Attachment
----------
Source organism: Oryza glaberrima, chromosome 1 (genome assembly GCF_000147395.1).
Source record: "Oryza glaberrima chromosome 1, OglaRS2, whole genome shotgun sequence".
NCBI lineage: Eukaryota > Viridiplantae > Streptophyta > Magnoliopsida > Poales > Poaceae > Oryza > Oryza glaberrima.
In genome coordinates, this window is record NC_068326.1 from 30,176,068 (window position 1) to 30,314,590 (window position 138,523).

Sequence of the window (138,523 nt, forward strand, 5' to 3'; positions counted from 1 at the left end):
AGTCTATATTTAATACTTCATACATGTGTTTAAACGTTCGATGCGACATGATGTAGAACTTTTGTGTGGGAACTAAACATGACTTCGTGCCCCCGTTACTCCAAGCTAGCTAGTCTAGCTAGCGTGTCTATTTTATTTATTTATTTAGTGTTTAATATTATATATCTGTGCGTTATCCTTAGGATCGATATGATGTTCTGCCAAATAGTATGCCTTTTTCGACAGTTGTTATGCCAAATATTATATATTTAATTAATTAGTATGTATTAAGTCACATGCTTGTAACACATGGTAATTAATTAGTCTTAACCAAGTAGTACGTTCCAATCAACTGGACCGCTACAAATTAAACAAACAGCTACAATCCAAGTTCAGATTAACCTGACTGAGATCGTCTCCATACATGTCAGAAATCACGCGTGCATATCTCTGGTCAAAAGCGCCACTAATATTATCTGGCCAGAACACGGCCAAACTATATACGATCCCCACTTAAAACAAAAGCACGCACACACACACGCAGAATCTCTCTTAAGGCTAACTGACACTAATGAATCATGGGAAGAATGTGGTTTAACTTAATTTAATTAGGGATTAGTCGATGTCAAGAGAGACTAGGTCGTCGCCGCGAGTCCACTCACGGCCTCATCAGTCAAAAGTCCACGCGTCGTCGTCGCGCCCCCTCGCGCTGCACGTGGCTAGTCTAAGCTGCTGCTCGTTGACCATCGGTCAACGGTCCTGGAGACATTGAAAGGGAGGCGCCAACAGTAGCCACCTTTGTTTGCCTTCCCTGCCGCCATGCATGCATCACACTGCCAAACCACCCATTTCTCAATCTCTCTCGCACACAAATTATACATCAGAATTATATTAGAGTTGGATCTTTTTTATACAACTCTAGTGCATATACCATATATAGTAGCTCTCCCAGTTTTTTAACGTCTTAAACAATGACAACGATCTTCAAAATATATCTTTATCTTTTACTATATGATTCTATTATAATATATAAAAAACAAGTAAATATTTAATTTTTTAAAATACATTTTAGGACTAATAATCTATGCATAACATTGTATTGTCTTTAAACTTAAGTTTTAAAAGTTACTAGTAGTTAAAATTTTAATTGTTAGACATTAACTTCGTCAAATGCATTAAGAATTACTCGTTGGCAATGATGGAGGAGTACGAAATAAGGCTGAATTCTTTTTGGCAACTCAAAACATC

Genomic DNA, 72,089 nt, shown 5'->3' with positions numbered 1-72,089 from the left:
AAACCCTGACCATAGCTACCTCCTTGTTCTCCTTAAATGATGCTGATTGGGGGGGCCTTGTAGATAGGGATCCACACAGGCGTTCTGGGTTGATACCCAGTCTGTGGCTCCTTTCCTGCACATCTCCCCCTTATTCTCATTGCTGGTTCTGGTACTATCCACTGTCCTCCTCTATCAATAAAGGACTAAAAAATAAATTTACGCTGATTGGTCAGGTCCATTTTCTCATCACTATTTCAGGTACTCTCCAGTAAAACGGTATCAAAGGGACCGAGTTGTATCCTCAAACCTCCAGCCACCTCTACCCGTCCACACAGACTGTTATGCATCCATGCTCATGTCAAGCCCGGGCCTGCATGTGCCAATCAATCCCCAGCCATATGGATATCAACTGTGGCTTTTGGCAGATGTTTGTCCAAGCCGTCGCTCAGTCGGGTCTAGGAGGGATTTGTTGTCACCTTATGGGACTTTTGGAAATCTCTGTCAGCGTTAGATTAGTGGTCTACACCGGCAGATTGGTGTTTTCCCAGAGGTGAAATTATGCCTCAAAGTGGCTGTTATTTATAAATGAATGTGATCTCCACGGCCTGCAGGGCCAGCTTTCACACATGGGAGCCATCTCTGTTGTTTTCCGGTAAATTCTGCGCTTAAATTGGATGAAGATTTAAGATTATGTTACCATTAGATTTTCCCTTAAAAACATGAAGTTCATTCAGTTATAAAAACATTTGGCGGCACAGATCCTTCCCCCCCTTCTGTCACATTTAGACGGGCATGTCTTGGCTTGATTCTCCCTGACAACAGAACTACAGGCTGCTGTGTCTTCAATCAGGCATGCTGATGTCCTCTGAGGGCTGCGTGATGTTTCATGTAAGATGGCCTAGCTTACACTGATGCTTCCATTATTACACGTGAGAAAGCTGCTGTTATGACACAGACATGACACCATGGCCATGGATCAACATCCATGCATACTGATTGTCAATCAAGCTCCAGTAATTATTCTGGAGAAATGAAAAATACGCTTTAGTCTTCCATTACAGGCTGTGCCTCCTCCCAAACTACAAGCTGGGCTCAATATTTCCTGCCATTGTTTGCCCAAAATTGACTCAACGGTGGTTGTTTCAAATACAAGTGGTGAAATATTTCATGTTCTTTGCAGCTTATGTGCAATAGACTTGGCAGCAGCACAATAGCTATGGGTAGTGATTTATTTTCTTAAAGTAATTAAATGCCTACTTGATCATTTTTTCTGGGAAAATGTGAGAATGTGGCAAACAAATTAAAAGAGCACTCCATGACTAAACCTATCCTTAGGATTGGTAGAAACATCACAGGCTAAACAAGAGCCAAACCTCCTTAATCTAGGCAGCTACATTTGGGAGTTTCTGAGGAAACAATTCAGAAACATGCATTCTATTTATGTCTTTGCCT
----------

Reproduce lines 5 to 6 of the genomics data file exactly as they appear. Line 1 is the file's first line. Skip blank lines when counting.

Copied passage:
Sequence of the window (138,523 nt, forward strand, 5' to 3'; positions counted from 1 at the left end):
AGTCTATATTTAATACTTCATACATGTGTTTAAACGTTCGATGCGACATGATGTAGAACTTTTGTGTGGGAACTAAACATGACTTCGTGCCCCCGTTACTCCAAGCTAGCTAGTCTAGCTAGCGTGTCTATTTTATTTATTTATTTAGTGTTTAATATTATATATCTGTGCGTTATCCTTAGGATCGATATGATGTTCTGCCAAATAGTATGCCTTTTTCGACAGTTGTTATGCCAAATATTATATATTTAATTAATTAGTATGTATTAAGTCACATGCTTGTAACACATGGTAATTAATTAGTCTTAACCAAGTAGTACGTTCCAATCAACTGGACCGCTACAAATTAAACAAACAGCTACAATCCAAGTTCAGATTAACCTGACTGAGATCGTCTCCATACATGTCAGAAATCACGCGTGCATATCTCTGGTCAAAAGCGCCACTAATATTATCTGGCCAGAACACGGCCAAACTATATACGATCCCCACTTAAAACAAAAGCACGCACACACACACGCAGAATCTCTCTTAAGGCTAACTGACACTAATGAATCATGGGAAGAATGTGGTTTAACTTAATTTAATTAGGGATTAGTCGATGTCAAGAGAGACTAGGTCGTCGCCGCGAGTCCACTCACGGCCTCATCAGTCAAAAGTCCACGCGTCGTCGTCGCGCCCCCTCGCGCTGCACGTGGCTAGTCTAAGCTGCTGCTCGTTGACCATCGGTCAACGGTCCTGGAGACATTGAAAGGGAGGCGCCAACAGTAGCCACCTTTGTTTGCCTTCCCTGCCGCCATGCATGCATCACACTGCCAAACCACCCATTTCTCAATCTCTCTCGCACACAAATTATACATCAGAATTATATTAGAGTTGGATCTTTTTTATACAACTCTAGTGCATATACCATATATAGTAGCTCTCCCAGTTTTTTAACGTCTTAAACAATGACAACGATCTTCAAAATATATCTTTATCTTTTACTATATGATTCTATTATAATATATAAAAAACAAGTAAATATTTAATTTTTTAAAATACATTTTAGGACTAATAATCTATGCATAACATTGTATTGTCTTTAAACTTAAGTTTTAAAAGTTACTAGTAGTTAAAATTTTAATTGTTAGACATTAACTTCGTCAAATGCATTAAGAATTACTCGTTGGCAATGATGGAGGAGTACGAAATAAGGCTGAATTCTTTTTGGCAACTCAAAACATC